Schmaltz (Rendered Chicken Fat)

Schmaltz is highly flavorful rendered chicken fat often used in Jewish cooking. It's easy to make and worh the effort as it tastes quite a bit different than butter or other similar fats. Try it in chopped chicken liver (pate). If you are making chicken schmaltz at the same time as the chopped chicken liver, feel free to add the browned onions and cracklings to the liver in place of the sauteed onions.

Ready In:
35mins
Yields:
Units:

ingredients

directions

  • Combine all ingredients in a medium saucepan. Partially cover the pan and bring the mixture to a simmer over medium heat. The fat will begin to crackle as it cooks. When you no longer hear the fat crackle, remove the lid, reduce the heat to low, and continue to cook until the skin becomes crispy, about 15 to 25 minutes. Lower the heat, if necessary, to keep the skin from browning too quickly. Set aside to cool slightly.
  • Strain into a small bowl. If desired, reserve the crispy skin. Refrigerate, covered for up to 1 week.
  • Tip: Trim the chicken fat and skin from whole birds before roasting and store it in the freezer until there is enough to render, or ask your butcher for some.
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RECIPE MADE WITH LOVE BY

@TxGriffLover
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@TxGriffLover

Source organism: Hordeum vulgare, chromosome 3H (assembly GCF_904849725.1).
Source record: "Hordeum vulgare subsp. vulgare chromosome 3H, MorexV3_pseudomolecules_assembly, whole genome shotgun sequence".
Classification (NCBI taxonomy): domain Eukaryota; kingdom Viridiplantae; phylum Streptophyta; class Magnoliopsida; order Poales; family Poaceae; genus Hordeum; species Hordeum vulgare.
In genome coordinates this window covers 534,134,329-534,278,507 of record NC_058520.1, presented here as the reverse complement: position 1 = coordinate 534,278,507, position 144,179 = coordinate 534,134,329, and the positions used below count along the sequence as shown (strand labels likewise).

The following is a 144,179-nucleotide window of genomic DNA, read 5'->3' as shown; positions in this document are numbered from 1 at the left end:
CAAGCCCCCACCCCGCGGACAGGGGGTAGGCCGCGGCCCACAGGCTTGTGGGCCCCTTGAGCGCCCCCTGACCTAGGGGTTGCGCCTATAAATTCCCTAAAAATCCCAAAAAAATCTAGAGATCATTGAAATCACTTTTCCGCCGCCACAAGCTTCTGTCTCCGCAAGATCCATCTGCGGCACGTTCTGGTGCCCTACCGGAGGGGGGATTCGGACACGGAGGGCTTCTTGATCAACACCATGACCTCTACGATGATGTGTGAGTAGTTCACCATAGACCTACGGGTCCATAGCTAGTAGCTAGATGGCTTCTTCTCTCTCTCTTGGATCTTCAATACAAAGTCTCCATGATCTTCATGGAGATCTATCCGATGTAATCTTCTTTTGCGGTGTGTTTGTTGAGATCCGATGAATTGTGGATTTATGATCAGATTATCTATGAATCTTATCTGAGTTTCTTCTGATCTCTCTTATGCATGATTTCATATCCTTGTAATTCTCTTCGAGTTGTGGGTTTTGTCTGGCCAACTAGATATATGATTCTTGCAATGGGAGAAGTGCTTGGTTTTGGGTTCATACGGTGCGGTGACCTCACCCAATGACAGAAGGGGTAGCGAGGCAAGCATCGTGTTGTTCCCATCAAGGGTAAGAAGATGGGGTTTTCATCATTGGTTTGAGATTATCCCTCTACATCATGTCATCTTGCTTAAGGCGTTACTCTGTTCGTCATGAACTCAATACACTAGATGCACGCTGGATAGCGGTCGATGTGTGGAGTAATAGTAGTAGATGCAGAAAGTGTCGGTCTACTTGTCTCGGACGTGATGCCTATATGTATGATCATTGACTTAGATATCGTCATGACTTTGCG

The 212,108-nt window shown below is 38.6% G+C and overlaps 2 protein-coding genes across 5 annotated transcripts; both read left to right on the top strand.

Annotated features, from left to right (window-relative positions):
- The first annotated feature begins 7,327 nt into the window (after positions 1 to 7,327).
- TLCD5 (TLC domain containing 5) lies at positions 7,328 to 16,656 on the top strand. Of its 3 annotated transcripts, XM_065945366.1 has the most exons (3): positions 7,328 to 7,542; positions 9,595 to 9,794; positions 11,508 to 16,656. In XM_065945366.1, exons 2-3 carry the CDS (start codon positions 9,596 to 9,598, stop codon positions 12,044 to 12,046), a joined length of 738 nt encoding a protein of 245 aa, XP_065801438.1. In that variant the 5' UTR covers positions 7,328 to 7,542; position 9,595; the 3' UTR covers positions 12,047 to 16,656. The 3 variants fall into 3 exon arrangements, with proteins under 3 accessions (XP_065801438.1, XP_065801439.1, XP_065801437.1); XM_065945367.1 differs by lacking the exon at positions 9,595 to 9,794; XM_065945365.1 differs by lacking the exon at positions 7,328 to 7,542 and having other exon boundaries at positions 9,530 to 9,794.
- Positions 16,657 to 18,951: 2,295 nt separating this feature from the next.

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"Schmaltz is highly flavorful rendered chicken fat often used in Jewish cooking. It's easy to make and worh the effort as it tastes quite a bit different than butter or other similar fats. Try it in chopped chicken liver (pate). If you are making chicken schmaltz at the same time as the chopped chicken liver, feel free to add the browned onions and cracklings to the liver in place of the sauteed onions."
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  1. TxGriffLover
    Schmaltz is highly flavorful rendered chicken fat often used in Jewish cooking. It's easy to make and worh the effort as it tastes quite a bit different than butter or other similar fats. Try it in chopped chicken liver (pate). If you are making chicken schmaltz at the same time as the chopped chicken liver, feel free to add the browned onions and cracklings to the liver in place of the sauteed onions.
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